New York-based Tapestry has appointed Alan Lau to its board of directors, bringing the total number of members to 11.
Lau became chief business officer for Animoca Brands, a game software and venture capital company with a portfolio of more than 380 Web3 investments, in July 2022. In this role, Lau oversees and supports the company’s portfolio and leads M&A and business development. Before that, he was chairman and CEO of Tencent WeSure, a fintech company he co-founded to offer affordable internet insurance to WeChat users.
Tapestry owns Coach, Kate Spade and Stuart Weitzman.
Luxury house Richemont announced the appointment of Simon Holloway as Dunhill’s new creative director, effective immediately.
Holloway joins the British menswear brand from his role as creative director at fellow Richemont maison James Purdey & Sons, where he helped grow the clothing and accessories collection. He’s also held roles at Agnona and Ralph Lauren Collection, designing luxury ready-to-wear, knitwear, shoes, accessories and more.
Running sneaker company Topo Athletic has appointed Ashleigh Cook as sales director, U.S. wholesale. In this position, Cook will lead Topo’s domestic sales team, working with a network of retailer accounts and independent sales agents. She brings over a decade of sales experience to the role, including positions at Altra Running.
Nordstrom Inc. has appointed Jason Morris as chief technology and information officer, effective May 1.
Morris has more than 25 years of technology experience in the retail industry and joins Nordstrom from Walmart, where he most recently led global enterprise technology as senior vice president of enterprise business services. At the Seattle-based Nordstrom, Morris will oversee the company’s technology functions, including engineering and data science and analytics.
Nordstrom has also announced the appointment of Eric Sprunk, former chief operating officer of Nike, to its board of directors, effective immediately. Sprunk will stand for election at the company’s upcoming 2023 annual meeting of shareholders.
Sprunk has more than 25 years of leadership experience in the consumer retail industry. He most recently served as chief operating officer of Nike from 2013 to 2020, where he led the teams responsible for manufacturing, sourcing, sales, procurement and technology.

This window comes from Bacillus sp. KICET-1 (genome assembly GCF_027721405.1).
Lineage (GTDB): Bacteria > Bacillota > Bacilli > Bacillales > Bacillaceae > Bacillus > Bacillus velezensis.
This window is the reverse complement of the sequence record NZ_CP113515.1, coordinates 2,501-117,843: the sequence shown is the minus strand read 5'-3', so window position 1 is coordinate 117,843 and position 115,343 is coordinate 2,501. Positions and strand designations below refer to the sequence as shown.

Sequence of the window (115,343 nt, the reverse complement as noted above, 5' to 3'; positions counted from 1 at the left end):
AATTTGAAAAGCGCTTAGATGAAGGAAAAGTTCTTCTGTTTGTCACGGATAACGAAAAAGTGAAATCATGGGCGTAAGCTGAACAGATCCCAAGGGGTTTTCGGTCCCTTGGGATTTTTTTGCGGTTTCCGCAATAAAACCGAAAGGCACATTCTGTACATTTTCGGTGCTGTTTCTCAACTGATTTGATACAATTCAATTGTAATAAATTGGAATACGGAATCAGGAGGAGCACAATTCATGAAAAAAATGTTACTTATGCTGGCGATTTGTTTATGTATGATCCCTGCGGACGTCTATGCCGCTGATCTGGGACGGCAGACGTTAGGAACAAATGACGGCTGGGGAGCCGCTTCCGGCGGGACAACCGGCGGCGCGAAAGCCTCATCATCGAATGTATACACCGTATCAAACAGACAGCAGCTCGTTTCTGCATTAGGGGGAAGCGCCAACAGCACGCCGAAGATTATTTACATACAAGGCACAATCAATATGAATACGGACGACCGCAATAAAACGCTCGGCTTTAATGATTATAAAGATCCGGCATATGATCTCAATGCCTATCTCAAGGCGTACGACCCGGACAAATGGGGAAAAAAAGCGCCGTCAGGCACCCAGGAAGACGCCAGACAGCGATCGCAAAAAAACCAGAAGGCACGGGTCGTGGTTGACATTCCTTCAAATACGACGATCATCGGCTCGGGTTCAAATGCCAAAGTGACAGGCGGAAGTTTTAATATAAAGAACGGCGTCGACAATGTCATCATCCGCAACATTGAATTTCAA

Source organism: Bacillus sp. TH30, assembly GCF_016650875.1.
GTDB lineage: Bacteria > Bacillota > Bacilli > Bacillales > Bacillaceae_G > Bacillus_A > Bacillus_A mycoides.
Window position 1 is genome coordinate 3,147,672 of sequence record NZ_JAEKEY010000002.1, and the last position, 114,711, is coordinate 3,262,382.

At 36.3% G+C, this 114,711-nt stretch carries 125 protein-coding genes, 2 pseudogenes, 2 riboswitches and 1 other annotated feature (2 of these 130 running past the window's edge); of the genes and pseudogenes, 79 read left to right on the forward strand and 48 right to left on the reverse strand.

Supplier of wood-based specialty fibers, Lenzing, announced there will be a personnel change on the managing board of the Lenzing Group. Robert van de Kerkhof, chief commercial officer, fiber, and managing board member since 2014, informed the supervisory board he will not be extending his contract, which runs until Dec. 31.
As such, the managing board will be reduced to a party of three. Chief executive officer Stephan Sielaff will essentially take over the commercial agenda in the fiber division. Van de Kerkhof will continue to drive the sustainability area, including the CO2 roadmap, as chief sustainability officer until the end of his current term of office.
The Retail Industry Leaders Association
The Retail Industry Leaders Association (RILA) announced Courtney Titus Brooks has joined the association as its new vice president of tax. In this role, Brooks will drive retailers’ efforts to ensure a fair and competitive tax code. She will play an integral role in advocating for the retail industry in Congress and as regulators draft and finalize rules to enforce the Inflation Reduction Act (IRA).
Brooks joins RILA from the National Federation of Independent Business (NFIB) where she represented business owners in every congressional district and state. Prior to NFIB, she worked at the U.S. Tire Manufacturers Association and spent six years on Capitol Hill in legislative roles with Sen. Lindsey Graham and Rep. Tom Rice.
Walmart Inc. announced its chief merchandising officer, Charles Redfield, is stepping down after a year in the role. Walmart U.S. CEO John Furner issued a memo to Walmart associates stating Redfield would leave the position but take on an advisory role supporting the U.S. business, effective May 1, citing the decision to leave was because the 32-year veteran of the mass retailer wanted to spend more time with his family. A successor has not yet been named.